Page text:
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Babergh cabinet backs 3% council tax rise as four years of further increases loom

PUBLISHED: 12:15 17 January 2020 | UPDATED: 12:15 17 January 2020

Babergh District Council will discuss the budget in February. Picture: JASON NOBLE

Babergh District Council will discuss the budget in February. Picture: JASON NOBLE

Jason Noble

A 3% council tax rise and 2.7% rise in council house rents have been backed by Babergh District Council's cabinet.

Babergh District Council leader John Ward said the four-year financial plan indicated that council tax rises were still needed. Picture: SARAH LUCY BROWNBabergh District Council leader John Ward said the four-year financial plan indicated that council tax rises were still needed. Picture: SARAH LUCY BROWN

The council's cabinet on Thursday agreed the first draft of the budget, which must now go to full council next month.

It proposes that the council will up its portion of the council tax bill by 3% - the highest allowable without a referendum - which equates to an additional £5 per year for a Band D property.

Suffolk County Council has already announced plans for a 4% council tax rise from April for its portion - roughly £40 a year extra.

The cabinet also agreed to a 2.7% rise in council house rent, which is also the maximum allowed by government.

Babergh District Council cabinet member for assets and investment, David Busby. Picture: DAVID GARRADBabergh District Council cabinet member for assets and investment, David Busby. Picture: DAVID GARRAD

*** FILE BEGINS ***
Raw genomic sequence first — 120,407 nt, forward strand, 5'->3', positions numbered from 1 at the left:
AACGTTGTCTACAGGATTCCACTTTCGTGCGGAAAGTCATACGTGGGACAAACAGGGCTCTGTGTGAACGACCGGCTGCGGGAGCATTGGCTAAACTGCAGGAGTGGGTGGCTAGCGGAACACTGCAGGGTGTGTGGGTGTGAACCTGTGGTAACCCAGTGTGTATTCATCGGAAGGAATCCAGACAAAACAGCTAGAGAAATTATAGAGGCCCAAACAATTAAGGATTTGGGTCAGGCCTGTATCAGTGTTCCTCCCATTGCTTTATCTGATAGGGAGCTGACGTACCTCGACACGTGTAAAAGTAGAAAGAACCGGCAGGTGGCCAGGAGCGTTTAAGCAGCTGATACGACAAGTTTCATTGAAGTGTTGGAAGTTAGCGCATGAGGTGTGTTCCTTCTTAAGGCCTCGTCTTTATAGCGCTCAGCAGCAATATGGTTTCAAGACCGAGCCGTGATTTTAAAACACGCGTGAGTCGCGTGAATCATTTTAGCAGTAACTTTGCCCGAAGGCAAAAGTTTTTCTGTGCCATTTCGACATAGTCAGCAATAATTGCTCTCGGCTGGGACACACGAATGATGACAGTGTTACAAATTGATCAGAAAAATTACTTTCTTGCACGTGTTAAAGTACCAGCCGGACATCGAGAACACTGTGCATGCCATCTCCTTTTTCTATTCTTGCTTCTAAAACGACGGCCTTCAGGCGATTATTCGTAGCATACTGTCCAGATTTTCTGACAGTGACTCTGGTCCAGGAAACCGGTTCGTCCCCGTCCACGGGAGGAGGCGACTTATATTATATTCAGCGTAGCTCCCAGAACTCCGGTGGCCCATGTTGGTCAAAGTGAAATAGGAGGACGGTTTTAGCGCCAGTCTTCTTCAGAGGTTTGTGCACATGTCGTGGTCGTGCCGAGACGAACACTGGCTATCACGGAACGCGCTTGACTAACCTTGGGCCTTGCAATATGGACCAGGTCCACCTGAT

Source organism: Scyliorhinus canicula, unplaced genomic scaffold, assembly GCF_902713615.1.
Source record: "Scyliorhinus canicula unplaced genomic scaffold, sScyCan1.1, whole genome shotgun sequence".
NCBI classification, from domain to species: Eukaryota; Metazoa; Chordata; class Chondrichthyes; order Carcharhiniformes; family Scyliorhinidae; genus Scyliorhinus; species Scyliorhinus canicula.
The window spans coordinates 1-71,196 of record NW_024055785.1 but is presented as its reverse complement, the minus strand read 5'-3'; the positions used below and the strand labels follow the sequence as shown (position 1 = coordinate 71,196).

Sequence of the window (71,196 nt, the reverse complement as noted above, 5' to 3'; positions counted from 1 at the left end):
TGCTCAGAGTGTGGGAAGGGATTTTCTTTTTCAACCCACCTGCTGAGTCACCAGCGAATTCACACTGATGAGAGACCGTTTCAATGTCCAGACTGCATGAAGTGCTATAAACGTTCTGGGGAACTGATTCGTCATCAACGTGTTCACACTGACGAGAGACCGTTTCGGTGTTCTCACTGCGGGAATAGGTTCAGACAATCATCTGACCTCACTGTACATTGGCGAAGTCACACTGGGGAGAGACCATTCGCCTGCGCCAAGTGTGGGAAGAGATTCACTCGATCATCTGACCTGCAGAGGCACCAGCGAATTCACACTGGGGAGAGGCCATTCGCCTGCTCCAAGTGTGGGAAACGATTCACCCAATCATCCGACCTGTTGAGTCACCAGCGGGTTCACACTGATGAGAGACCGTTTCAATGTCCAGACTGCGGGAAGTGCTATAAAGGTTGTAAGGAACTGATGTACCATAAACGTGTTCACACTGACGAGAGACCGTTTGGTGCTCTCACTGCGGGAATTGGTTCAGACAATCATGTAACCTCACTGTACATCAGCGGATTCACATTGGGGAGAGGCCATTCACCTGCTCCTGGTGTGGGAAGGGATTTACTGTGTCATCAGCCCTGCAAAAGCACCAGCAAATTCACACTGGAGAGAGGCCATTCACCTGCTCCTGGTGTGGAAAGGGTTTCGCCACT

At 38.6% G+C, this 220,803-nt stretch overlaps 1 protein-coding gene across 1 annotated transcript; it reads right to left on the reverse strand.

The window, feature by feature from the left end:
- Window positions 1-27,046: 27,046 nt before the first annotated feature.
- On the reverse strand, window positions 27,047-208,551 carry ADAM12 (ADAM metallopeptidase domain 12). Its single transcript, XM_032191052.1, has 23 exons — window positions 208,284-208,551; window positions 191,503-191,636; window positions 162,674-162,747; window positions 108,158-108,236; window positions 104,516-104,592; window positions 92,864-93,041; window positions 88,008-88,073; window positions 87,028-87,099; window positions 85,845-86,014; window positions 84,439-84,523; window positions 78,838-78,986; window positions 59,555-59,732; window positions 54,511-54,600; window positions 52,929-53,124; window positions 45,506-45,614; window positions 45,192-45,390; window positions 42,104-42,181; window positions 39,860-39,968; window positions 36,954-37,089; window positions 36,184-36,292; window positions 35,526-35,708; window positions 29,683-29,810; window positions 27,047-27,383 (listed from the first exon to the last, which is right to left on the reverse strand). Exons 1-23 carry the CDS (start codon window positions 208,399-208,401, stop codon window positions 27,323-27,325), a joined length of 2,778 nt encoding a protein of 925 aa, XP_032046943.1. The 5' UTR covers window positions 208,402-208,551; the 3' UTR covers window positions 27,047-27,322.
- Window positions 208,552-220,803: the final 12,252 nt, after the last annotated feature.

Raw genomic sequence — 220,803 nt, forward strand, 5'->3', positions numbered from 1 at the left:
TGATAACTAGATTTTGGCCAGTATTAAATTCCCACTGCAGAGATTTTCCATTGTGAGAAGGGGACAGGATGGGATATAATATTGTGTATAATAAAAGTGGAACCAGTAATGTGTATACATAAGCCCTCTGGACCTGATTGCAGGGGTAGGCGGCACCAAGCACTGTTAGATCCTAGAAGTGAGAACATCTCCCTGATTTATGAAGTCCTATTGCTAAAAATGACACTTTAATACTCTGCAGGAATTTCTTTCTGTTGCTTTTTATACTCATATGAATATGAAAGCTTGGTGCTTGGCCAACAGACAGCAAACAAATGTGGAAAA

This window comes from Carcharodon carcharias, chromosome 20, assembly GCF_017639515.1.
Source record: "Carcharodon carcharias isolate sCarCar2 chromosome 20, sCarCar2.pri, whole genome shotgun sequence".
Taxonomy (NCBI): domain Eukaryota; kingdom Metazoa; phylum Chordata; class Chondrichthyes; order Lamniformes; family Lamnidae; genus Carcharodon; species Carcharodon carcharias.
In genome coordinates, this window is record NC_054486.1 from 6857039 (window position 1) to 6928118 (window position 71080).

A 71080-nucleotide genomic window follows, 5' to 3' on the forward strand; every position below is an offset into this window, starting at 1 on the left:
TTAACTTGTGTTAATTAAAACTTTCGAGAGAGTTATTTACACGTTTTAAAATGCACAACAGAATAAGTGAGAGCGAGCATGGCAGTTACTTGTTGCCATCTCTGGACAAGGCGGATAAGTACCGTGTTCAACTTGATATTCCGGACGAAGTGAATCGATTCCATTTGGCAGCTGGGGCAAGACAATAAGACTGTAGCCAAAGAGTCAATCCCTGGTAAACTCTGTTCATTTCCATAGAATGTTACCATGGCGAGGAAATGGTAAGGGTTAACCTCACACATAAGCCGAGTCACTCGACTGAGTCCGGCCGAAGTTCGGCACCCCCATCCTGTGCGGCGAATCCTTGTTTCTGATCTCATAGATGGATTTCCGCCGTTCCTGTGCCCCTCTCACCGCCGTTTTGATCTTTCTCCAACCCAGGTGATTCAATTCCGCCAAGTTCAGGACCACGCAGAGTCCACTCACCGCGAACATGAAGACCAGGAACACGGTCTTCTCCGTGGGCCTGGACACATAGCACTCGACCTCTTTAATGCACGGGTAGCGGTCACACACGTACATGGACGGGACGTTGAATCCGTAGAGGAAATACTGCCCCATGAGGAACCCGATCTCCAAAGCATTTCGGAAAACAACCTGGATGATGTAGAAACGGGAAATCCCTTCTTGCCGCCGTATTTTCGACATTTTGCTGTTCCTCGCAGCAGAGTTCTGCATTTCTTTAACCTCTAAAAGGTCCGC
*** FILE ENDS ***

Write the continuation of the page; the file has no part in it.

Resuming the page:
But council officers said following four years of rent decreases the amount homes will pay is still below what it was in 2016.

The move means it is an additional £2.38 average increase in council house rent.

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John Ward, Conservative council leader, said: "We must continue with our efforts to become self sufficient by maximising our income streams, continuing to make efficiencies and productivity savings and also continue to find new ways of working.

"Core to our finances is the need to have a strong council tax base and from the perspective of the four-year plan the numbers do still show a compelling case for the need for council tax increases each year.

"This will ensure we can offset the ongoing cost pressures that we face."

According to Mr Ward, the authority has made savings of more than £17million since 2011 through investments, shared services and efficiencies, but still faces a cost pressure of around £2.6m going forward.

David Busby, Liberal Democrat councillor and cabinet member for assets and investment, said: "It's good to have some positive figures rather than always having to have savings.

"The only concern I have is for the future and I do think the way we have done things in the past won't be relevant for the future in many ways.

"We have got to look at some of the services we provide or don't provide that perhaps we should do - maybe bus services to villages.

"I think there is demand from the community that we are not necessarily aware of that we are going to need to do something about."

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